One of the things Miriam said to us that was really great was “you cannot tell where one of you writes and the other picks up in your book.” Mind you, she said a lot of things that had us beaming, but this was huge because we worked hard to tailor our styles to one another so the flow of Awakening wouldn’t be compromised. Lauren is heavier on description than I am, and I’m heavier on dialogue. Don’t get me wrong, I can go on a windy rant about drapes on occasion (one of my first big writer loves WAS Anne Rice after all), but it’s few and far between that it happens. In the end, I think Lauren toned down her description, I beefed up mine, and we met in the middle.
Here are a few rambling thoughts on the how/why of writing with a partner, and what worked for us (I think).
– COMMUNICATION. Be clear on where you’re going not only with plots, but with characters. If you’re not sure that taking a character in a certain direction is a good idea, don’t just write the scene and say SUCK ON MY AWESOME, WRITING PARTNER. Talk about it. Funny enough, I just ran into a great line I wrote yesterday that would have altered the plot of Awakening’s sequel, and she advised me to take it out. Good line was good. I was sad? But in the end that’s not a decision I should make alone.
– Be Flexible. You’re not always gonna agree on how something should go down, but if they gave you the benefit of the doubt on your last idea, maybe it’s time you gave them some leeway, too. Don’t love your own stuff so much you can’t fall in love with theirs.
– Pick someone you know you can work with. Lauren’s been my friend through ten years of insanity. She knows me REAL WELL. If she couldn’t have tolerated my eccentricities, she wouldn’t have signed up for the project. Another thing about who you choose? Make sure they can check an ego at the door. There is absolutely no room for it when you’re trying to work together. Sometimes they’re going to say something doesn’t work for them, and you need to listen. It’s 50/50. So if you think “Well, I’m carrying this team anyway” . . . yeah. You aren’t gonna go far.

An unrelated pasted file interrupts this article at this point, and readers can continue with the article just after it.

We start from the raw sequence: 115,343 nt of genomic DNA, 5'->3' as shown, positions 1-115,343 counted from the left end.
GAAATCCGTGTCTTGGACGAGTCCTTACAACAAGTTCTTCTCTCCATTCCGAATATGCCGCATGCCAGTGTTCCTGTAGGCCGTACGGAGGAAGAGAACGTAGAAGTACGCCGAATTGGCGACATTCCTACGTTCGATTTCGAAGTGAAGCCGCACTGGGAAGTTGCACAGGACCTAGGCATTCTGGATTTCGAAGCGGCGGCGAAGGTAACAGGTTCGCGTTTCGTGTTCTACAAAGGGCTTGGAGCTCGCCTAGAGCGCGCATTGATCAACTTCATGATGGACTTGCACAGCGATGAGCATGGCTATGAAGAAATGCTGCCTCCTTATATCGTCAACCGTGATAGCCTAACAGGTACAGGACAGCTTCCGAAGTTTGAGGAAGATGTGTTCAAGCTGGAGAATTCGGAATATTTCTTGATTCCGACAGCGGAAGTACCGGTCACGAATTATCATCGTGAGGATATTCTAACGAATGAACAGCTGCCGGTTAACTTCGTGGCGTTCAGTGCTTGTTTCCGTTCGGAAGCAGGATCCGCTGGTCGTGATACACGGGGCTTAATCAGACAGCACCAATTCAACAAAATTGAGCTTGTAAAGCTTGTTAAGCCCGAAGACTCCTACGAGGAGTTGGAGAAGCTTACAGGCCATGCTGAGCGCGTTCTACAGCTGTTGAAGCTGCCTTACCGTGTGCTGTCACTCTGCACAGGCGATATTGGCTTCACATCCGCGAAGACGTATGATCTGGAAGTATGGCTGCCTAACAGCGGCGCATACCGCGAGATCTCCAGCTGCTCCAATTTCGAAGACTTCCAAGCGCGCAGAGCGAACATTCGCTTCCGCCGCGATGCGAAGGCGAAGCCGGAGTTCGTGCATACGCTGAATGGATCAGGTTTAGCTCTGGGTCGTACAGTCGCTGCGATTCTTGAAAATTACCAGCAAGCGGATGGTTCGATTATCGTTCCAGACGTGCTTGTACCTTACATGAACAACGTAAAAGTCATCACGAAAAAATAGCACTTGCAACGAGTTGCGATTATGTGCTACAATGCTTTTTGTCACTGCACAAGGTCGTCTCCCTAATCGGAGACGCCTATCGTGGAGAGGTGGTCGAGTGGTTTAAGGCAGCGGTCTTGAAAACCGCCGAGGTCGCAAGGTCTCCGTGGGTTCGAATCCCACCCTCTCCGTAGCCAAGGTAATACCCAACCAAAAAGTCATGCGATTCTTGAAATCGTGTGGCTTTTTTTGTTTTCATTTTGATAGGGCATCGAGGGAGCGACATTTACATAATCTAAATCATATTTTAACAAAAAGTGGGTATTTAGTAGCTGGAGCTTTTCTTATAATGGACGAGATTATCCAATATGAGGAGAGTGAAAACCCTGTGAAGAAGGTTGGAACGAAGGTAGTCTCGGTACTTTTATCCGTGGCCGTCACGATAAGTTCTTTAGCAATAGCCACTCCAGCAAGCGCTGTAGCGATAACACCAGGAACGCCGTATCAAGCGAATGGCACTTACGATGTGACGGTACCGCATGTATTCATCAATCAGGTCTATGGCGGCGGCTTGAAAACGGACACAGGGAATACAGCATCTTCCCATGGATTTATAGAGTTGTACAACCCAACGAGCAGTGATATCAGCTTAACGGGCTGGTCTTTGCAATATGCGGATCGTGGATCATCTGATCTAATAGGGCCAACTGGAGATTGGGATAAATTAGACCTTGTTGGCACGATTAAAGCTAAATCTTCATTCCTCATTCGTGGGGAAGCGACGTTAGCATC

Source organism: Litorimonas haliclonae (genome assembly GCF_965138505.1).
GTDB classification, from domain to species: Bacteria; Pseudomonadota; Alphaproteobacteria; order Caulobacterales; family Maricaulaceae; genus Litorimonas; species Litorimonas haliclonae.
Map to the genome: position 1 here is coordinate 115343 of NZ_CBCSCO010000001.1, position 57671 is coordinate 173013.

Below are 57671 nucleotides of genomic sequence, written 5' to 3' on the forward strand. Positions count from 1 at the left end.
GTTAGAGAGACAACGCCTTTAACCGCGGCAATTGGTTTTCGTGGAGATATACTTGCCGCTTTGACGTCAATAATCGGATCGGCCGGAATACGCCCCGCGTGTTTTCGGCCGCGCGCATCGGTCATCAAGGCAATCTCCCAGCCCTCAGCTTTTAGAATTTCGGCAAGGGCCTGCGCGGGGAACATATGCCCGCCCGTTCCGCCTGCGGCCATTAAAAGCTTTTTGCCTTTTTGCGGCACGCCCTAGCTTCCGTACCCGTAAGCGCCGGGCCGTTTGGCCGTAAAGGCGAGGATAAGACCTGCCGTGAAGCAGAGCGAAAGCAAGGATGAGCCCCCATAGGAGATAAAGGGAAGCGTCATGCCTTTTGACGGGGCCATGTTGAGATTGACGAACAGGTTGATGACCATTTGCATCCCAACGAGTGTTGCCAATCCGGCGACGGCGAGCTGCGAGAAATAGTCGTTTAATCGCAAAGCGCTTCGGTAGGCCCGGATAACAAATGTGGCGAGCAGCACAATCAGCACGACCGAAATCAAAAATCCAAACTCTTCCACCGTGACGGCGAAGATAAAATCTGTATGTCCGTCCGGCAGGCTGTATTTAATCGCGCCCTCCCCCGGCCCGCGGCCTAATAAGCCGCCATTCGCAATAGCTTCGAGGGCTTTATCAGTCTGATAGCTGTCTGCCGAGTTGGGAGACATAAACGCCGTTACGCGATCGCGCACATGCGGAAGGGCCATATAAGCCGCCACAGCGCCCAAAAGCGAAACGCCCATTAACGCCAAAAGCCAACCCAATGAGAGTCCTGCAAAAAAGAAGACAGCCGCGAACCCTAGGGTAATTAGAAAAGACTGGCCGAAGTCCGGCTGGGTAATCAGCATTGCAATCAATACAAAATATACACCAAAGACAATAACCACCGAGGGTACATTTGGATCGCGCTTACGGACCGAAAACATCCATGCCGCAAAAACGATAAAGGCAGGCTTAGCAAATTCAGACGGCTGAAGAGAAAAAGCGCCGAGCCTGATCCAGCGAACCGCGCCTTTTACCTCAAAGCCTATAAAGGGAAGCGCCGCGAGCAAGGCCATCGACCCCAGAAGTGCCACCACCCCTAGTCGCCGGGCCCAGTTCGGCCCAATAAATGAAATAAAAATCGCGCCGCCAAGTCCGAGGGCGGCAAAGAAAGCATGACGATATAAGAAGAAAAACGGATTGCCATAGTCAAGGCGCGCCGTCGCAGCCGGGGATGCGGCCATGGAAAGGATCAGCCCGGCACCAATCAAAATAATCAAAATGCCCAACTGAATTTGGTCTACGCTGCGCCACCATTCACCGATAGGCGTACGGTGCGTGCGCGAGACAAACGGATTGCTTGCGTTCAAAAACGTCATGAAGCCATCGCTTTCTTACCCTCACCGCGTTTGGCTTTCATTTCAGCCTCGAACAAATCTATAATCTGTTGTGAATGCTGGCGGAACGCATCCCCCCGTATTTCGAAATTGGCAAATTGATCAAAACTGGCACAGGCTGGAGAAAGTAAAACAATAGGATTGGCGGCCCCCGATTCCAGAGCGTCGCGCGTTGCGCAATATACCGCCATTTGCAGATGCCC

– BETA READERS. You guys might not pick up on where the voice changes, but other people who read will. If/when they say something doesn’t Go With the Flow, Joe . . . give it a serious look.
– Know your own strengths and weaknesses, and make sure your partner knows them too. For example, I tend to adopt-a-word. I don’t mean like those 20 cent a day Sally Struthers programs where you feed a kid overseas. More like I get attached to a word and tend to overuse it until Lauren beats me with a fish and points out that I’m overusing it.
I avoided that in Nin. Fish beatings hurt and make me feel unclean.
– Have some semblance of a writing schedule and try to keep to it. Things happen in the real world – people get sick, tired, home late from work, etc – but once Lauren and I got our world and characters established and had a clear idea of where the story was going, we committed to 1500 – 3000 words every 5 to 7 days. If we were falling behind on time lines, we’d nudge one another and ask where it was at. In that way? Writing with a partner is super awesome because you not only have your self imposed pressure to get things done, someone else is depending on you and will give you that push you might need to get your butt in motion.
– Establish “jobs” when the manuscript is done. If one person is writing the query and synopsis, the other person should maybe be taking a hacksaw to the manuscript and paring it down, or making those edits you both wanted to make. Try to divvy it up so it’s fair, keeping in mind people’s strengths.
– Talk about your Dream Team agents so you have an idea of who you would love repping you. Do research and then touch base with one another on who you think is great and why.
I can’t think of anything else. Maybe Lauren will swoop in and comment or something.